Lymphoma, leukemia, sarcoma, melanoma, myeloma – scary words, and words I have come to hate. Every week this past month I have heard one of these words from a friend, a relative or a member of my congregation. My heart gets heavier and heavier each time.
Yesterday I sat next to the hospital bed of one of those friends. She told me that in one hand she holds the truth that God loves her and in the other this horrible cancer that has taken a firm grasp of her life and she wonders how she can possibly clasp those two hands together. I looked at her hands open on the blanket in front of her and wondered too. And then we simply cried.
We try hard, don’t we, to make sense of these bad things that happen to good people because we want them to make sense. Somehow there must be a reason; there must be a logical explanation for why this happened. Because we are human we want to know why, but perhaps it is because we are human that we can never really know why. And that is so unsatisfying.
I can’t help but think of Job’s friends who were determined to help him understand why God had taken away everything he had – including his health. They believed that the world operated by a system of justice: if you were a good person, good things happened to you; if bad things happened to you, you must have done something bad. There had to be a reason within Job’s own life for Job’s tragic series of misfortunes.
‘Lies I’ve Loved’
In her book, Everything Happens For a Reason and Other Lies I’ve Loved, Kate Bowler tells her cancer story. It is a heartfelt, engaging and honest account of trying to come to terms with the catastrophic diagnosis that overturns her life. The part of the book I appreciated the most, however, was the part she saved for the end, Appendix 1, which she gives this title: “Absolutely Never Say This to People Experiencing Terrible Times: A Short List.” Number one is “‘Well, at least. . . .’ Whoa. Hold up there. Were you about to make a comparison? At least it’s not . . . what? Stage V cancer? Don’t minimize.” Also unwise: “‘It’s going to get better, I promise.’ Well, fairy godmother, that’s going to be a rough row to hoe when things go badly,” Bowler says. All of them are our well-meaning but horribly clumsy attempts to make sense out of the sense-less. All of them try to justify what has happened.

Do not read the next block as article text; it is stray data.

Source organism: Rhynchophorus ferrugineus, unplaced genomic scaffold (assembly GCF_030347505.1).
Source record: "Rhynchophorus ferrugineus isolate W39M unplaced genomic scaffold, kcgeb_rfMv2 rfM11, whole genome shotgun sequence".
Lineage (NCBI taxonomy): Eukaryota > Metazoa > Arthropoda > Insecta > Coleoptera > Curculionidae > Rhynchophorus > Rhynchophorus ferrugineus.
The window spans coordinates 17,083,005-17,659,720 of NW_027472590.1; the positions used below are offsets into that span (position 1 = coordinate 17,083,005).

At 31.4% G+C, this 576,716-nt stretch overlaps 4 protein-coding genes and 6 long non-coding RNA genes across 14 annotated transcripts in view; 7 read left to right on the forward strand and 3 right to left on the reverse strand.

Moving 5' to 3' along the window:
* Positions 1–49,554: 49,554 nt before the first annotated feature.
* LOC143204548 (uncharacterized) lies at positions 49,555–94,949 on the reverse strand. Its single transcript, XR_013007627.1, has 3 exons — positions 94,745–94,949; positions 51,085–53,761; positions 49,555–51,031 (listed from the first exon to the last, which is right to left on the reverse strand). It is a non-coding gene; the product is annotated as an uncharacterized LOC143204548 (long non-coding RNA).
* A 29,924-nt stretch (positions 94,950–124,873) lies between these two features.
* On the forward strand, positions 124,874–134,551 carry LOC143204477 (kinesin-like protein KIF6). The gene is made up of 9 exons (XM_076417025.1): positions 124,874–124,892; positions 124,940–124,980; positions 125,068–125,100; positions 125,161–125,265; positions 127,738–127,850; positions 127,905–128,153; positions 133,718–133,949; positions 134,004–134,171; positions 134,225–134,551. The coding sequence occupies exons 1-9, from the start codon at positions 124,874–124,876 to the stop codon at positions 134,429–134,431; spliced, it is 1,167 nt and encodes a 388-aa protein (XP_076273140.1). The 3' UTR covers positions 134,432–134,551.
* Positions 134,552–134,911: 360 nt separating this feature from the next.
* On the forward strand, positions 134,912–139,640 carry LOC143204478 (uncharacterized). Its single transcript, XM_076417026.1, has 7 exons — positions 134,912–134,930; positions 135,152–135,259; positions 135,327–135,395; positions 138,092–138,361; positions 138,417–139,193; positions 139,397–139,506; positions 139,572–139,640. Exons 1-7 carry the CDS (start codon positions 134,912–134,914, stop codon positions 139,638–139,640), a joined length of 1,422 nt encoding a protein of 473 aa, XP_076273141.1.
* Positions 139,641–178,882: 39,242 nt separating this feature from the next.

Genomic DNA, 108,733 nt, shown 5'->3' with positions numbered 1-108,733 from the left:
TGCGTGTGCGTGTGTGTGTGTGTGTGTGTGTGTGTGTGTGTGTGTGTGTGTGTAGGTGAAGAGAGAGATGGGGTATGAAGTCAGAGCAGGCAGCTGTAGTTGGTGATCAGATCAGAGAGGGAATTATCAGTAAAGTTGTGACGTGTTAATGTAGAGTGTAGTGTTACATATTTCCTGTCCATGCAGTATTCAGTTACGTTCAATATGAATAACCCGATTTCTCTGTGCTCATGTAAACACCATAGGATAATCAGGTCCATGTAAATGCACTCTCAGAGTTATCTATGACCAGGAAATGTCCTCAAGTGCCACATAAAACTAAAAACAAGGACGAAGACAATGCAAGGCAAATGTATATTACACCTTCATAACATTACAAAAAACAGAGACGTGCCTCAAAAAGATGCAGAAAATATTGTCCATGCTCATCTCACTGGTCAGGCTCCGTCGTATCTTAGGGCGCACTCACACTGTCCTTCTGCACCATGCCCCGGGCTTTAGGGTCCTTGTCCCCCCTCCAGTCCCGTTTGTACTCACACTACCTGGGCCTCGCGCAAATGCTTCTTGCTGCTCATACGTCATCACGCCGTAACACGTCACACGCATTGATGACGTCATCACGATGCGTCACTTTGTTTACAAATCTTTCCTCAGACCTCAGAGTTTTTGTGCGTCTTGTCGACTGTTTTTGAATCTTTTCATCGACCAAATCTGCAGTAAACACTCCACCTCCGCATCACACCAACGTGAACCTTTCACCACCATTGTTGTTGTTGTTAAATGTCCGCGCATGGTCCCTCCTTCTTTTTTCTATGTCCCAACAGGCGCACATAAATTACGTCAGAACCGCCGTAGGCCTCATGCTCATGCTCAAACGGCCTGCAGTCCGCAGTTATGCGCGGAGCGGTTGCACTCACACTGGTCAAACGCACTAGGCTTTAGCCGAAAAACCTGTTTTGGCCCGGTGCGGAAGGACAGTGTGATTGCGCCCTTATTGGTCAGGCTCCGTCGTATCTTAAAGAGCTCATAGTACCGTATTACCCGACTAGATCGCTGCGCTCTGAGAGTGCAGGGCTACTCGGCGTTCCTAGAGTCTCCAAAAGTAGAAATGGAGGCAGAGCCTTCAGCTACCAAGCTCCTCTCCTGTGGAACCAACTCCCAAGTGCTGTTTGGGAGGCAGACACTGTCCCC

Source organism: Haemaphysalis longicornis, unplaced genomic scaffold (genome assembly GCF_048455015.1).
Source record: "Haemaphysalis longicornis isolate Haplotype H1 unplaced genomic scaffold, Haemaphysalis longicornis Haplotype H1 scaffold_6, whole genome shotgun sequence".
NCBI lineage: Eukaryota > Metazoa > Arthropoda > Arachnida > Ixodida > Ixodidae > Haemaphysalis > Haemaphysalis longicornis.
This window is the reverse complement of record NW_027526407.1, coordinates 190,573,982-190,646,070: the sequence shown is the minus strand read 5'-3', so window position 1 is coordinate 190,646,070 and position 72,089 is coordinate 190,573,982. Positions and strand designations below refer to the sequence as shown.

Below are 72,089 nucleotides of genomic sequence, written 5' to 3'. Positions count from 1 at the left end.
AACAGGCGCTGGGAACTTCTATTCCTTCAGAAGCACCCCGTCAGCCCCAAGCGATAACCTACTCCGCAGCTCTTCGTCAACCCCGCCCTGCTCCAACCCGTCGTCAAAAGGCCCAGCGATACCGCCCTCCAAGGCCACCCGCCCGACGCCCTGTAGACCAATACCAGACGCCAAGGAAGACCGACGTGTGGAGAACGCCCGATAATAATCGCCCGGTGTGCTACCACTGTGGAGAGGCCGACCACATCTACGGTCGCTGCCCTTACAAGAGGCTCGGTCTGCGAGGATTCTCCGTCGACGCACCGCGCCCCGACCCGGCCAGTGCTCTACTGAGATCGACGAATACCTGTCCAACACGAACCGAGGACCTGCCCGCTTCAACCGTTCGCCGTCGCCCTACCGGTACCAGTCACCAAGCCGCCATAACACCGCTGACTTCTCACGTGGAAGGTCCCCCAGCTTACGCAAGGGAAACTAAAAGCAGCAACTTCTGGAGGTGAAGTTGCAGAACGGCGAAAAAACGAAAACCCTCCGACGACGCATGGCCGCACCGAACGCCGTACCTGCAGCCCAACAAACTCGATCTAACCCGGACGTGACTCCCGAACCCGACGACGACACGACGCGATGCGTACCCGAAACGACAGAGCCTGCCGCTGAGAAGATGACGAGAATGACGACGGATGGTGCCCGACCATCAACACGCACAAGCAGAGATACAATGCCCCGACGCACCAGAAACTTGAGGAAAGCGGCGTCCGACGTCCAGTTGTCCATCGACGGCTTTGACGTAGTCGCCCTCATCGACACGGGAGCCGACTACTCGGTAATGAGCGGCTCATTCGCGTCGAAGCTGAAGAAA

Even as Job rejects his friend’s attempts to apply their justice to his situation, he, himself, cries out for justice. He begs for a day in a cosmic courtroom with God on trial. But while Job’s words are a cry for justice, they are even more truly a cry for grace. Grace is really what it takes for everything that is all wrong in this world to be all right – not merely justice.
I like how Lewis Smedes puts it in his book How Can It Be All Right when Everything is All Wrong? “Grace?” he says, “It is shorthand for everything that God is and does for us in our tired and sinful broken lives.” Grace is the amazing gift God gives to us that says that even when it’s all wrong around us, that at the very core of us, where we really are the most wrong, it is all right because God loves us. Grace is the promise that on the days when we can barely cope with the circumstances of our lives, that we can carry within us the faith that tomorrow will still be okay.
We ask for justice, but isn’t it far more amazing that what we get is grace?
So how can my friend clasp together the knowledge that God loves her in one hand and the terrible cancer she is holding in the other? Maybe she can’t, but God’s grace can.
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